Bullet has been my singular goal and focus for the last year and change. Not Bullet specifically, not the whole time, but getting pregnant again, growing our family. The anticipation can never be bigger than the payoff, though, no matter how much I’m counting down and planning and dreaming and looking forward. Every day with Bullet is precious, now, before I can see his (sorry, can’t help it) squishy awesome face, and later, when he’s born, and later still, when he’s pooping on me or taking his first steps or going to his first day of school or staying out past his curfew for the first time.

This ridiculous life insurance commercial came on today that I had to make fun of so I wouldn’t cry. It’s a bunch of people my age watching some college football, sharing some snacks and rambunctiously cheering at a play. There’s a voice-over of this dude watching his wife cheering for their favorite college team, and she stands up to give him a celebratory hug and you see that she’s pregnant and her shirt says “FUTURE FAN” over the baby bump (*barf*). To push it over the top, the voice-over goes “And now I’m realizing that the most important person in my life is somebody I haven’t even met yet.”

*double barf, I know*

But it’s totally true. I am so in love with Bullet. I can’t wait for every surprise of his life outside of me, sure, but I’m not overlooking these precious moments together as he grows and develops inside me.

Right now, every day that passes is a day with my baby, and a day closer to my baby, and I’m gross about how much I love it.

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Show Off

Last night, I definitely felt Bullet kicking from the outside.

I was lying in bed reading my latest book in The Hangmans’ Daughter series, resting my hand on my recently coconut-buttered belly. It was faint and fluttery, no where near the emphatic kicks that our very active daughter would give me towards the end of our pregnancy with her, but hey, we’re 18 weeks.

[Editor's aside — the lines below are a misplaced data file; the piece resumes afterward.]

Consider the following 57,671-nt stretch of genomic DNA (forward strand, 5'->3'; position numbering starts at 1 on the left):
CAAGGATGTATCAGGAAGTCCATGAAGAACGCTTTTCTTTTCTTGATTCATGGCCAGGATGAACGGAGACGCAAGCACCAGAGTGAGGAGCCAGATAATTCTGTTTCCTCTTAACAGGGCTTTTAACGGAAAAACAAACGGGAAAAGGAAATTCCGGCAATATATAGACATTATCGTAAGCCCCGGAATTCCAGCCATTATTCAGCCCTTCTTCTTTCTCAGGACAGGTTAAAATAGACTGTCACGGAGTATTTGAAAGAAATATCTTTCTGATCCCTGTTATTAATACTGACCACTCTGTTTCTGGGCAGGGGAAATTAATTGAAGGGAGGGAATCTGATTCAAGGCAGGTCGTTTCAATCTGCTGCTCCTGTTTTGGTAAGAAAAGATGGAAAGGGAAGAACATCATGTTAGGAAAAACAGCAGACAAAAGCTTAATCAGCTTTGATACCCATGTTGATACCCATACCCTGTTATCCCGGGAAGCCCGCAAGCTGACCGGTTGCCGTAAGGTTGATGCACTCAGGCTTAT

“I’m pretty sure I just felt Bullet kick from the outside!” I exclaim to the Hubs, who is reading in bed beside me, probably some wartime conflict novel.

He immediately reaches over to get a piece of the action, resting his strong hand on my belly.

Hudson used to freeze when the Hubs would try to feel her kicking and moving. It was kind of amusing, like maybe she thought she was in trouble. How could she tell it was her father’s hand and not my touch?

So we half-anticipated that Bullet would be the same – frozen under the disciplinary hand of his (I’m sure its a boy) father.


“Did you feel that?” I ask, hopeful.

“Was it right up here?” the Hubs asks, putting a little more pressure with his thumb, where the kick had landed.

“Uh-huh!” I laugh, because this is awesome. Sharing this with my husband is priceless, a memory I don’t want to forget.

He pokes a little harder with his thumb, trying to get a reaction from the Bullet.


This time in the middle of his palm. As if to say “Oh… you gotta be quicker than that, Dad!”

We laugh together, and my eyes well up with tears, because I’m thinking of how precious this memory is right now, and also about how precious these moments were with our daughter. I think to myself, “I need to be sure and write about this, make a note of the date that we first felt the Bullet move from the outside,” milestones and mental keepsakes that I am thankful I can never misplace.

Documented here for the Bullet’s lifetime.